Mar 17, 2007

Nurturing Brains

Cartoon showing Bill Gates watering a plant growing Brains


The world is changing (once again). The hangovers of the colonial age and the unequal distribution of knowledge and industry is being corrected, ironically through unbridled capitalism.

It has been over 60 years since the end of the Second World War, and other nations have had time to wake up and smell the money. The realization that money rather than military force is the way to gain prestige and influence, in today's world, has motivated many nations to happily jump into the free-trade market. The Asians are now playing the West at their own game.

Multinational corporations don't have any patriotic allegiances themselves, so they invest wherever they can get greater returns. However, people staffing these corporations are human, and feel the need to express human concerns.

Now the world's wealthiest man, Bill Gates, having retired from active duty at his firm, has time to think along these lines. He has just published an article in The Washington Post - 'How to Keep America Competitive'. He starts with the latest term for research and development - 'innovation' - and all the factors that are not helping it. US primary education in science not producing world level competitors, immigration not being as friendly as possible to higher skilled candidates, retention of skilled workforce not working.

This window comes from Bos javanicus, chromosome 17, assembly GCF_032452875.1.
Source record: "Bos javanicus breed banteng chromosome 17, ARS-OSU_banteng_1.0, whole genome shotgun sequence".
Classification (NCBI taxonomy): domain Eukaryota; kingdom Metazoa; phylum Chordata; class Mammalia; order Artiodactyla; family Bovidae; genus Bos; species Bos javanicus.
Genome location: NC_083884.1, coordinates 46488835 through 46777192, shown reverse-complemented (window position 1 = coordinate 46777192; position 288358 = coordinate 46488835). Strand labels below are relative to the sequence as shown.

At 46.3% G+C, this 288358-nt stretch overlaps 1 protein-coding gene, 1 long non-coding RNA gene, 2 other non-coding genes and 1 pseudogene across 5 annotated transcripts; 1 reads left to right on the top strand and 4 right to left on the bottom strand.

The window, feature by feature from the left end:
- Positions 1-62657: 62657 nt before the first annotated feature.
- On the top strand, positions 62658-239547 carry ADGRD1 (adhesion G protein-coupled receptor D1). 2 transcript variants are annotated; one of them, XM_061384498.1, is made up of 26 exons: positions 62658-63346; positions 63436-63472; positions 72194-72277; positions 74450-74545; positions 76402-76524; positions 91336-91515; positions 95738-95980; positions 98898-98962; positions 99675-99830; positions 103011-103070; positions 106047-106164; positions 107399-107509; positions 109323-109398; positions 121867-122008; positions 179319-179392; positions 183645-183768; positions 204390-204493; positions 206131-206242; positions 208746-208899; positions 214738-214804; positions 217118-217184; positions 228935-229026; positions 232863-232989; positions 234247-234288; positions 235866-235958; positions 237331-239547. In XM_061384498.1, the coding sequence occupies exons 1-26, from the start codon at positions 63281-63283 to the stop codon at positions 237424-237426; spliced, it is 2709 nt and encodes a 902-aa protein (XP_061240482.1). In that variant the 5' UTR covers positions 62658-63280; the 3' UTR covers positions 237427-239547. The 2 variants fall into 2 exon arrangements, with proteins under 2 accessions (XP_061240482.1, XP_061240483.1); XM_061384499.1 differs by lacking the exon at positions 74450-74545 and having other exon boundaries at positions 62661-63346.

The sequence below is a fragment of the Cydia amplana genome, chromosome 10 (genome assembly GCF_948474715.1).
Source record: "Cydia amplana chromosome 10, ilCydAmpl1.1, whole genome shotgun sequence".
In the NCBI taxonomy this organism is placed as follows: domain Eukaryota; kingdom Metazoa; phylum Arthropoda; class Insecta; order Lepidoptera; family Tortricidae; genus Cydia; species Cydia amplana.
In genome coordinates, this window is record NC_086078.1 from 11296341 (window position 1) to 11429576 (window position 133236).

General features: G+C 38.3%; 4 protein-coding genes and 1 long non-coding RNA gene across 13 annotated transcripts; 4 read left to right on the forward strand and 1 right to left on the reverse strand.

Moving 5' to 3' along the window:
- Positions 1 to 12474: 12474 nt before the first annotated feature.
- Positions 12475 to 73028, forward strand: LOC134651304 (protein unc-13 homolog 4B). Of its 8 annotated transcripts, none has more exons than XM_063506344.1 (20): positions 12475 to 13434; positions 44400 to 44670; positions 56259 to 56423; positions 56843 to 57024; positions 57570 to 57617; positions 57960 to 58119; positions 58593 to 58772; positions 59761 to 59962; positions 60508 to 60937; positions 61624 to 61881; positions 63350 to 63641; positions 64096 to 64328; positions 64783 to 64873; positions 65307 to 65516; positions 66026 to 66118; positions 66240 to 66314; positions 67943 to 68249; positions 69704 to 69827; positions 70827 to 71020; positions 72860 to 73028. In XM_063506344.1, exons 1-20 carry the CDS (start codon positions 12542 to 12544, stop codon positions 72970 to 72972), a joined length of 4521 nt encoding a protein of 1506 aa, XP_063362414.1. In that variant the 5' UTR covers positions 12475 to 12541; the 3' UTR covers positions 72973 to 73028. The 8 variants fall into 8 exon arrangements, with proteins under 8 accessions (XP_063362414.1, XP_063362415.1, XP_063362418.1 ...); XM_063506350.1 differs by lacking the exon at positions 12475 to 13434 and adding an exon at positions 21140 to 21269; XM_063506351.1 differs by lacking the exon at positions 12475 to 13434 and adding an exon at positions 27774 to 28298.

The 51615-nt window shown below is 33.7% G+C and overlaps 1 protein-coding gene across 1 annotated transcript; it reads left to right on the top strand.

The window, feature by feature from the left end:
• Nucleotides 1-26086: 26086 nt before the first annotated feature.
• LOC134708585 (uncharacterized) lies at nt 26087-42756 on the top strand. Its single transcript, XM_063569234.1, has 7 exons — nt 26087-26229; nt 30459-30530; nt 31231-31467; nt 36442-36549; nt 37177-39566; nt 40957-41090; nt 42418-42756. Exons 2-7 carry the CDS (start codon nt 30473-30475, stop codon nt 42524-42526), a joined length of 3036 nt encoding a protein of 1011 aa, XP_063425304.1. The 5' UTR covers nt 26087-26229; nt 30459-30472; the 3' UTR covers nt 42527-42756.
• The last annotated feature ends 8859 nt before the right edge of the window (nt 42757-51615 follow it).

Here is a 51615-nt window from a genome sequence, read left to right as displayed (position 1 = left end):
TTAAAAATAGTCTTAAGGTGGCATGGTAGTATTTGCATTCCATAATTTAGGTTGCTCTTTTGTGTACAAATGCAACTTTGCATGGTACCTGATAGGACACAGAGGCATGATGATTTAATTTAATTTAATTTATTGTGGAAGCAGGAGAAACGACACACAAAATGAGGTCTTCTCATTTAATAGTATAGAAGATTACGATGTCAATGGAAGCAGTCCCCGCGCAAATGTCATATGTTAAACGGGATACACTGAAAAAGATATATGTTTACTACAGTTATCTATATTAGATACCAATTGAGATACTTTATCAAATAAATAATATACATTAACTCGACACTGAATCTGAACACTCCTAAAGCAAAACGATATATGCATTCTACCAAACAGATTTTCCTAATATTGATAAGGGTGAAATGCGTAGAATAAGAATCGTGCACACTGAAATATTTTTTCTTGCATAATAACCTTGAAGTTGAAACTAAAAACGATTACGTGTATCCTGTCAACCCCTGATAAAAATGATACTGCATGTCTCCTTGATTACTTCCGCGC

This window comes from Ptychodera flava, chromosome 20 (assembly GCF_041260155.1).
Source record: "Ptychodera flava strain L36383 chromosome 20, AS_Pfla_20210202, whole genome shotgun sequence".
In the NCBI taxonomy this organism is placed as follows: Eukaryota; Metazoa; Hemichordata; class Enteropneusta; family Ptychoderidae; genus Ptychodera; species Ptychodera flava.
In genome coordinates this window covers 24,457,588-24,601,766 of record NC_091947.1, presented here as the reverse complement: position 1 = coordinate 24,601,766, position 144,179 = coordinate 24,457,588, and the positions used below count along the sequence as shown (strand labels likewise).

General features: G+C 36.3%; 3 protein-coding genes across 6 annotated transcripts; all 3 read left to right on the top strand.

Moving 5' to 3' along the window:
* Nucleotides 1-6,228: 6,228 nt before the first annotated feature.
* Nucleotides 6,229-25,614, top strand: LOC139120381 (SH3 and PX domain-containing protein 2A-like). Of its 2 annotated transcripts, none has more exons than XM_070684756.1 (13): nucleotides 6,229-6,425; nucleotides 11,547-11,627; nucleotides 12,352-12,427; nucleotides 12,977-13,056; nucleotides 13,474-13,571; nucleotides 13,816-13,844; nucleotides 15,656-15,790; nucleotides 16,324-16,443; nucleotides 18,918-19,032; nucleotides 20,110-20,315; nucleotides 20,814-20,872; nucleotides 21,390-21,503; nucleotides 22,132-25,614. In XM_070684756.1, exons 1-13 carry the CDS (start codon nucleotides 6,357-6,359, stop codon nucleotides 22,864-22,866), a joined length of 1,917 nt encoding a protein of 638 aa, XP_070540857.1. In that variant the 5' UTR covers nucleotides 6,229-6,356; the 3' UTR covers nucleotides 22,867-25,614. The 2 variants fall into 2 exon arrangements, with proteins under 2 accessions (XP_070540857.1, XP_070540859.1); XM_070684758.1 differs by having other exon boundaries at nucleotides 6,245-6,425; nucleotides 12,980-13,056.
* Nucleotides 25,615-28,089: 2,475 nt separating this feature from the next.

From the rest of the world's perspective, though US is currently the center of innovation, this is not expected to be the future model. Knowledge has no borders these days, and world-class scientific facilities are being developed all over the world. With the lowering of the cost of communications, geographic location is not such a big deal. The world is becoming more open and providing greater opportunities of experience and economic advancement everywhere. The US does not quite have the pull that it used to. Many international US graduates prefer to try out opportunities back home.

It is also a pattern that those who tend to become complacent in their position are sometimes surprised by those who are fiercely and desperately fighting to find their place in the world. Immigrants, by their very definition are pioneers - they have left their known world behind to seek out new territories. They come with a lot of optimism, plans and expectations. They will work much harder to achieve their aims. The pain of leaving their native lands and people has to be compensated for attaining substantial material and economic profit.

After the Second World War, the Unites States acquired a priceless knowledge advantage, from Germans and other European immigrants. People like Wernher von Braun, creator of the Nazi V2-rockets (which bombed London), who should have been tried for war crimes, were instead given amnesty and quietly inducted into US research programs, where he went on to design space rockets for NASA. Albert Einstein fled Europe to live and teach for the remainder of his life in US. Other scientist immigrants of this time also include Niels Bohr, Enrico Fermi, Hans Bethe, Leo Szilard, Edward Teller, Felix Bloch, Emilio Segre and Eugene Wigner. In fact, Americans rarely won Nobel Prizes before 1950.

With all eyes on the money, the value and quality of human beings is regularly underestimated. It's good to see a refocus on this topic.

No comments: